Coleman led the two-man race with 58 percent of the vote over Batesville attorney Richard “Flip” Phillips.
“A lot of people made this happen,” Coleman said late Tuesday night. “When we started, I don’t think anybody knew me, but we won a tough, well-fought race with the help of so many around our state.”
Coleman and Phillips, 65, faced off to succeed Justice George Carlson of Batesville, who announced his retirement when his term ends this year.
The new justice will take office Jan. 7 for an eight-year term.
Coleman and his wife, Ashleigh, live in a renovated country house in Toccopola with their daughter, Merrimac. He’s been an attorney for 13 years.
He and Phillips waged a spirited campaign.
Support, chiefly financial, was split along Republican and Democratic ideological lines even though the race technically was nonpartisan.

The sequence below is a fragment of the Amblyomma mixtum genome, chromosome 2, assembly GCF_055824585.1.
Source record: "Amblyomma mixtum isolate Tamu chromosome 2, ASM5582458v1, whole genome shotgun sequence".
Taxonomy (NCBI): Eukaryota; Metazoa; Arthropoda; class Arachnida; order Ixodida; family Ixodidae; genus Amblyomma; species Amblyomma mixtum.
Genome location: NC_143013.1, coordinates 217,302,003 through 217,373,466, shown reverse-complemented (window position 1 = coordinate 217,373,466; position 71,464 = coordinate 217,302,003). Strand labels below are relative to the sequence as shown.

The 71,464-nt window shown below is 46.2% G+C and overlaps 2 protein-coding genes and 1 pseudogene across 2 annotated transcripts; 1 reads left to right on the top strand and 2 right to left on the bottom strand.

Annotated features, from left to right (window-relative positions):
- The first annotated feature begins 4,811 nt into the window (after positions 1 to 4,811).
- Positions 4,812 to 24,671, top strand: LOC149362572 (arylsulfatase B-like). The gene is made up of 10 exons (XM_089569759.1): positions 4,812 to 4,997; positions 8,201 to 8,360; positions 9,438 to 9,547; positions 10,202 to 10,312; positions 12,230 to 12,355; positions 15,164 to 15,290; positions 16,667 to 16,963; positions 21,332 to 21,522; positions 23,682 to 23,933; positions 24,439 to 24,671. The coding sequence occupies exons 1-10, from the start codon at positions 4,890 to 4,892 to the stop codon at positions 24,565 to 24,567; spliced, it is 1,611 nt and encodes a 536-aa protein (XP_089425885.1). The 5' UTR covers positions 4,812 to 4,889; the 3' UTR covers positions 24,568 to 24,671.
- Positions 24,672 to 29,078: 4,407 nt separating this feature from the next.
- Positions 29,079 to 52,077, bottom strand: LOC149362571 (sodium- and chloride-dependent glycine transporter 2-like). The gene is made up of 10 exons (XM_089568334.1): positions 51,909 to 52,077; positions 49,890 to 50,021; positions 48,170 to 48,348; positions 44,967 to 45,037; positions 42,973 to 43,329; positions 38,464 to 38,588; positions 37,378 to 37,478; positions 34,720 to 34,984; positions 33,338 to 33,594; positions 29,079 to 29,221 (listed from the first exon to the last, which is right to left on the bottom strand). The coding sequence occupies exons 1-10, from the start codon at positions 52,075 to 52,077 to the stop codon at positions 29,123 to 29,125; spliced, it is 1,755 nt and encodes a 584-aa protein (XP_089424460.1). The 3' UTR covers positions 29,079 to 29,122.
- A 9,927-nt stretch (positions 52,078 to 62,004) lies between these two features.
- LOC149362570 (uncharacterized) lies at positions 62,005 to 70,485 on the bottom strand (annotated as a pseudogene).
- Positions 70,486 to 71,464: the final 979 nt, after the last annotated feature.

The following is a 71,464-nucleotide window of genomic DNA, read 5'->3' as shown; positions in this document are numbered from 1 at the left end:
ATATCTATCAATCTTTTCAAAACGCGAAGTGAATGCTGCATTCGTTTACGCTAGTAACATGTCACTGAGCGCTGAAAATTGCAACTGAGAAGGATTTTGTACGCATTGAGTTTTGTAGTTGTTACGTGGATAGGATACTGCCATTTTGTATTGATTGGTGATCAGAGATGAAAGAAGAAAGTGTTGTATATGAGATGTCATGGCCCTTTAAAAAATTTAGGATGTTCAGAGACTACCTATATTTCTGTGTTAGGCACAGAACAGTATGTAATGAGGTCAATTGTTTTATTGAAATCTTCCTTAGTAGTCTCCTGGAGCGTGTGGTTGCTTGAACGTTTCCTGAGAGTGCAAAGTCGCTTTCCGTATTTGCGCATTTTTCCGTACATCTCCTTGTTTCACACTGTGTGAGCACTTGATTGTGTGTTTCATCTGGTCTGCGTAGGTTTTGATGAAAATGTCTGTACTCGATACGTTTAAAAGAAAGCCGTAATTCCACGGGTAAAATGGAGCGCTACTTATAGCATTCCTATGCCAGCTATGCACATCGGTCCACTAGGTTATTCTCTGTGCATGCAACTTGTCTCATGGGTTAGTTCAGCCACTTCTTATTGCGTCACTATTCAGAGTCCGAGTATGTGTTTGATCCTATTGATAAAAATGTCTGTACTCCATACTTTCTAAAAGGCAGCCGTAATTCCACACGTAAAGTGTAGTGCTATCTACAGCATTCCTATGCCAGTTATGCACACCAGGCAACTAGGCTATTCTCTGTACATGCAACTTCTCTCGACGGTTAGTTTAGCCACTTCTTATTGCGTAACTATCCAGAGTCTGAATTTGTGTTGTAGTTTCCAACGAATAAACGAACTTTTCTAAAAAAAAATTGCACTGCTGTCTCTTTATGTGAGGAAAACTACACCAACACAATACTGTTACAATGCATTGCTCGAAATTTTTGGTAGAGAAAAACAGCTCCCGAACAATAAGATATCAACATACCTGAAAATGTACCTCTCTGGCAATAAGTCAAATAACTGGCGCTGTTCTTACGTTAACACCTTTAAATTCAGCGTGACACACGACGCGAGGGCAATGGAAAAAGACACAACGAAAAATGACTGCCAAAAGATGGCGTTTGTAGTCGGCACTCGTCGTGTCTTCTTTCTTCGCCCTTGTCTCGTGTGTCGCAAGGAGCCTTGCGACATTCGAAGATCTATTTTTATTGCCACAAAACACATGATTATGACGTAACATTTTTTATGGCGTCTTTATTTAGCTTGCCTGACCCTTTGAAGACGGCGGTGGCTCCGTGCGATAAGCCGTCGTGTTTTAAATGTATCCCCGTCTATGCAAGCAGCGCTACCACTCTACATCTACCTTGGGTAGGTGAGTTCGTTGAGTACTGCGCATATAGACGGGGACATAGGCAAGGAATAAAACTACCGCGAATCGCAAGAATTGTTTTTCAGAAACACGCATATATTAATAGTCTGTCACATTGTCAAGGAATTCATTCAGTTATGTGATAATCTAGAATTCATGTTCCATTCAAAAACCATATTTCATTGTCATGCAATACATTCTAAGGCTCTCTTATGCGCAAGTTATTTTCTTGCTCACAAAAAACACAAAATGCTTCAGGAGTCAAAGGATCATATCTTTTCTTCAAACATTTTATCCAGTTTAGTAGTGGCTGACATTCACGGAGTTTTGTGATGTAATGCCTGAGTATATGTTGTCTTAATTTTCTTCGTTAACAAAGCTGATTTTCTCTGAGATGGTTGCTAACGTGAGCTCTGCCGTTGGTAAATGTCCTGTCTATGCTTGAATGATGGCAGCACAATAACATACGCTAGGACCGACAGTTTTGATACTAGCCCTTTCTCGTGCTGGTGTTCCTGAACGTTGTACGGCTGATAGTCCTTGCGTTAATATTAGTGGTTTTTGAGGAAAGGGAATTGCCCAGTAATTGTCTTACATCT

In Mississippi, nearly all judicial candidates are required to run without political party labels.
But that doesn’t stop endorsements and financial support from party regulars.
Coleman had the backing of pro-business and pro-medical political action committees based in Jackson, as well as the state GOP.
Phillips drew his main support from local business leaders and established attorneys and firms across the region.
Coleman’s friends called Phillips “a trial lawyer,” while Phillips’ campaign insisted Coleman lacked the legal experience to serve on the state’s highest appeals court.
Where Coleman gained his election edge wasn’t clear by late election night without complete Associated Press totals but he maintained a solid lead throughout the night.
Mississippi’s Supreme Court has nine justices elected three each from north, central and south districts to serve staggered terms.
In two other races, incumbent Justice Michael Randolph won re-election over Talmadge Braddock in the southern district and incumbent Chief Justice William Waller Jr. was leading challenger Earle Banks in the central district.
Incumbent Justice Leslie King was re-elected without opposition in the central district.